Exposing a child to the nuclear radiation from two or three computed tomography(CT) head scans can triple its risk of developing brain cancer later in life, according to a 20-year study published on Thursday.
The study also found that a child exposed to the cumulative radiation of between five and 10 CT scans is three times more likely than an unexposed child to develop leukaemia.
While the absolute risk of cancers developing after a CT scan is still small, the researchers said radiation doses should be kept as low as possible and alternatives to ionising radiation should be used whenever possible.
"It's well known that radiation can cause cancer but there is an ongoing scientific debate about whether relatively low doses of radiation, like those received from CT scans, do increase cancer risks, and if so the magnitude of those risks," said Amy Berrington de Gonzalez of the National Cancer Institute at the United States National Institutes of Health, who worked on the study with scientists from Britain and Canada.
"Ours is the first study to provide direct evidence of a link...and we were also able to quantify that risk."
CT imaging is a diagnostic technique often used on children with possible head injuries.
The number of CT scans has increased rapidly in the United States and other wealthy countries, particularly in the past decade, because new uses are constantly being identified, such as scanning for possible appendicitis.
The risk of developing cancer comes from the ionising radiation used in CT scans. The risk is higher in children, who are more radiosensitive than adults.
"This work emphasises the very great importance of only using this form of imaging when it has a strong medical justification," Bruce Armstrong, professor of public health at Sydney University, said in an emailed comment on the study.
No radiation in ultrasound
One alternative to a CT scan is ultrasound, which involves no radiation, but is less accurate. A study published last month found that it may also be safe to postpone CT scans in some cases of childhood head injuries.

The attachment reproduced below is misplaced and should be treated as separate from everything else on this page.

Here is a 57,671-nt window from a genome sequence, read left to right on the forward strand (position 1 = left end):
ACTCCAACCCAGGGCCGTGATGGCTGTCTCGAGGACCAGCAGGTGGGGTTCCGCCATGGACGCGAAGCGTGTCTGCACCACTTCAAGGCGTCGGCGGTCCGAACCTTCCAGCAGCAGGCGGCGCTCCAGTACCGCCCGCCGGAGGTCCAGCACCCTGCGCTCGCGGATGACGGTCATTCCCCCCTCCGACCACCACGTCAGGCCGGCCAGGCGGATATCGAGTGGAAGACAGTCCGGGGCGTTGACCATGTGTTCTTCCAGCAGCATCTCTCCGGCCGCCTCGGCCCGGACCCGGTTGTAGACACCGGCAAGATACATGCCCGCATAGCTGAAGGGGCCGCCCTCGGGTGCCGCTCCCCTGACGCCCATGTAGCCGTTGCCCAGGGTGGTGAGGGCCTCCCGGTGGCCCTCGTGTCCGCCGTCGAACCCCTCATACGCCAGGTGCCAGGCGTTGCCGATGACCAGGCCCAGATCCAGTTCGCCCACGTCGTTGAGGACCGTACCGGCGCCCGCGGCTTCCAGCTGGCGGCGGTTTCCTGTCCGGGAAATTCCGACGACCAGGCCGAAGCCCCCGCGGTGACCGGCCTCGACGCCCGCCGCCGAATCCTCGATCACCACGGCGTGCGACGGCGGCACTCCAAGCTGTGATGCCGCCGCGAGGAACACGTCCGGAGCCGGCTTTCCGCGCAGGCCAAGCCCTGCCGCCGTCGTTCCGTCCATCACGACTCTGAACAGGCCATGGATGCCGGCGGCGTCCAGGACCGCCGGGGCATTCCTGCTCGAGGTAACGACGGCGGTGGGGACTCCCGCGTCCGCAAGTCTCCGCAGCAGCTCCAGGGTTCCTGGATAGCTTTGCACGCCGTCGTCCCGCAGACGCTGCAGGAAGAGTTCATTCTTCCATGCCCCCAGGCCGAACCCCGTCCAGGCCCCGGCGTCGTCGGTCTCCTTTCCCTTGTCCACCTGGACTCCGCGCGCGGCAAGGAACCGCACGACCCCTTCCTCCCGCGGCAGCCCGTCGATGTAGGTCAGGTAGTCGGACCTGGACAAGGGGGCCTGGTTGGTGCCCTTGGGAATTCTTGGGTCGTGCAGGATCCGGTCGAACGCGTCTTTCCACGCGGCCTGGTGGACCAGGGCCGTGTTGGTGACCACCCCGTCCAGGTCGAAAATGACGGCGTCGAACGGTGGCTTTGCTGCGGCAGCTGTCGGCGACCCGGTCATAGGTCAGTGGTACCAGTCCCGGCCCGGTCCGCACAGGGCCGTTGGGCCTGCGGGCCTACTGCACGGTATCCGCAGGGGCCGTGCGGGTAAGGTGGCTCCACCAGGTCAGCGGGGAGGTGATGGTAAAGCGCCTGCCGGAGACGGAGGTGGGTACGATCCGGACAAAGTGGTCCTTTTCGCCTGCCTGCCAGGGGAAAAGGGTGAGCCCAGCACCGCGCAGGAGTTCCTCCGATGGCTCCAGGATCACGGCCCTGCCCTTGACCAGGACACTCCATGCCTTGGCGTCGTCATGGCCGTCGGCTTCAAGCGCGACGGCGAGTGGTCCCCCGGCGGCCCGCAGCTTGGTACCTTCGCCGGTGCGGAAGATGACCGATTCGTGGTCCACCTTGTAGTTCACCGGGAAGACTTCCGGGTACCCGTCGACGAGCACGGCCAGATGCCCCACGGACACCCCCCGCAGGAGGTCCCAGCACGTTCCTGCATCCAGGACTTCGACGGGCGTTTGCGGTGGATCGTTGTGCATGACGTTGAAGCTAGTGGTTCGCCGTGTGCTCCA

In the current study, published in the Lancet medical journal, researchers studied almost 180,000 patients who had a CT scan between 1985 and 2002 in a British hospital.
They extracted the number and types of CT scan from the records and estimated the radiation dose absorbed by the brain and bone marrow in milli-Grays (mGy) from each scan. These data were then linked to data on cancer cases and deaths in the UK National Health Service Registry between 1985 and 2008.
A total of 74 out of 178,604 patients were diagnosed with leukaemia and 135 of 176,587 were diagnosed with brain cancer, and the researchers calculated the relative risk of leukaemia increased by 0.036 for every mGy received, while the increased risk of a brain tumour was 0.023.
Mark Pearce of Newcastle University, who led the study, said scientists should make it a priority to work on further refining CT technology so that radiation doses are reduced as much as possible.
"Alternative diagnostic procedures that do not involve ionising radiation exposure, such as ultrasound and MRI (magnetic resonance imaging) might be appropriate in some clinical settings," he added.
David Spiegelhalter, an expert in the understanding of risk at Cambridge University, who was not directly involved in the research, said its results needed to be seen in context.
"This study suggests there is around a 1 in 10,000 chance that a young person's CT scan will give them leukaemia over the next 10 years," he said in an emailed comment. "This is important, but the CT scan may be even more important - a judgment has to be made."